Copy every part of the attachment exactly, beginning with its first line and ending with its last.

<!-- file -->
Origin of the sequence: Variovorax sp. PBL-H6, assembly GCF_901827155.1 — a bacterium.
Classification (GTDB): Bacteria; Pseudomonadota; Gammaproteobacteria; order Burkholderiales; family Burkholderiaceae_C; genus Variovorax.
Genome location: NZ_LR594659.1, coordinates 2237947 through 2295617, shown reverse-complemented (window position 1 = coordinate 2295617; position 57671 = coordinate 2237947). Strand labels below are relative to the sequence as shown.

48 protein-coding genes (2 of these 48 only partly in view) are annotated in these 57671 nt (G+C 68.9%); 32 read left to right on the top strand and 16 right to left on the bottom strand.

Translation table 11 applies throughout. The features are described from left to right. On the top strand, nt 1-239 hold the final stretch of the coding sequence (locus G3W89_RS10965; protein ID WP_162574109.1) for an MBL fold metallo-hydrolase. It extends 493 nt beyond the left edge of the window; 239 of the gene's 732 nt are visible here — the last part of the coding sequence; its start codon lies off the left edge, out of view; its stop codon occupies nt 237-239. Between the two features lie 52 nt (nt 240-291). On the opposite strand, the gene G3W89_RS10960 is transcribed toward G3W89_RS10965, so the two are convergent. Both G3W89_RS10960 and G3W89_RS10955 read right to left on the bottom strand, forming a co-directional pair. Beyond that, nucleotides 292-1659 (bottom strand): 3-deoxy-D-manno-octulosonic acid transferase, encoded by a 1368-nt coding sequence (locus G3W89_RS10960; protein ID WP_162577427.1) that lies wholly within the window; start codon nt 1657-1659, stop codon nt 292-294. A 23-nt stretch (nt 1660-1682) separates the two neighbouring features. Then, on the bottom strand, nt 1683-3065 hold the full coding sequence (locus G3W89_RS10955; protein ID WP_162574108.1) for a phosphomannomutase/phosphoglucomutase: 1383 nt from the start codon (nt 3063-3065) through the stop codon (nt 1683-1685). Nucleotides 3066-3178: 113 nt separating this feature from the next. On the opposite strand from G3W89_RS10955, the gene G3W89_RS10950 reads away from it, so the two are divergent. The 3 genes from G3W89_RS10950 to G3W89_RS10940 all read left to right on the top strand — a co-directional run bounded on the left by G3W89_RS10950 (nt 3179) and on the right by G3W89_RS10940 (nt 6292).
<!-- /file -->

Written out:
Origin of the sequence: Variovorax sp. PBL-H6, assembly GCF_901827155.1 — a bacterium.
Classification (GTDB): Bacteria; Pseudomonadota; Gammaproteobacteria; order Burkholderiales; family Burkholderiaceae_C; genus Variovorax.
Genome location: NZ_LR594659.1, coordinates 2237947 through 2295617, shown reverse-complemented (window position 1 = coordinate 2295617; position 57671 = coordinate 2237947). Strand labels below are relative to the sequence as shown.

48 protein-coding genes (2 of these 48 only partly in view) are annotated in these 57671 nt (G+C 68.9%); 32 read left to right on the top strand and 16 right to left on the bottom strand.

Translation table 11 applies throughout. The features are described from left to right. On the top strand, nt 1-239 hold the final stretch of the coding sequence (locus G3W89_RS10965; protein ID WP_162574109.1) for an MBL fold metallo-hydrolase. It extends 493 nt beyond the left edge of the window; 239 of the gene's 732 nt are visible here — the last part of the coding sequence; its start codon lies off the left edge, out of view; its stop codon occupies nt 237-239. Between the two features lie 52 nt (nt 240-291). On the opposite strand, the gene G3W89_RS10960 is transcribed toward G3W89_RS10965, so the two are convergent. Both G3W89_RS10960 and G3W89_RS10955 read right to left on the bottom strand, forming a co-directional pair. Beyond that, nucleotides 292-1659 (bottom strand): 3-deoxy-D-manno-octulosonic acid transferase, encoded by a 1368-nt coding sequence (locus G3W89_RS10960; protein ID WP_162577427.1) that lies wholly within the window; start codon nt 1657-1659, stop codon nt 292-294. A 23-nt stretch (nt 1660-1682) separates the two neighbouring features. Then, on the bottom strand, nt 1683-3065 hold the full coding sequence (locus G3W89_RS10955; protein ID WP_162574108.1) for a phosphomannomutase/phosphoglucomutase: 1383 nt from the start codon (nt 3063-3065) through the stop codon (nt 1683-1685). Nucleotides 3066-3178: 113 nt separating this feature from the next. On the opposite strand from G3W89_RS10955, the gene G3W89_RS10950 reads away from it, so the two are divergent. The 3 genes from G3W89_RS10950 to G3W89_RS10940 all read left to right on the top strand — a co-directional run bounded on the left by G3W89_RS10950 (nt 3179) and on the right by G3W89_RS10940 (nt 6292).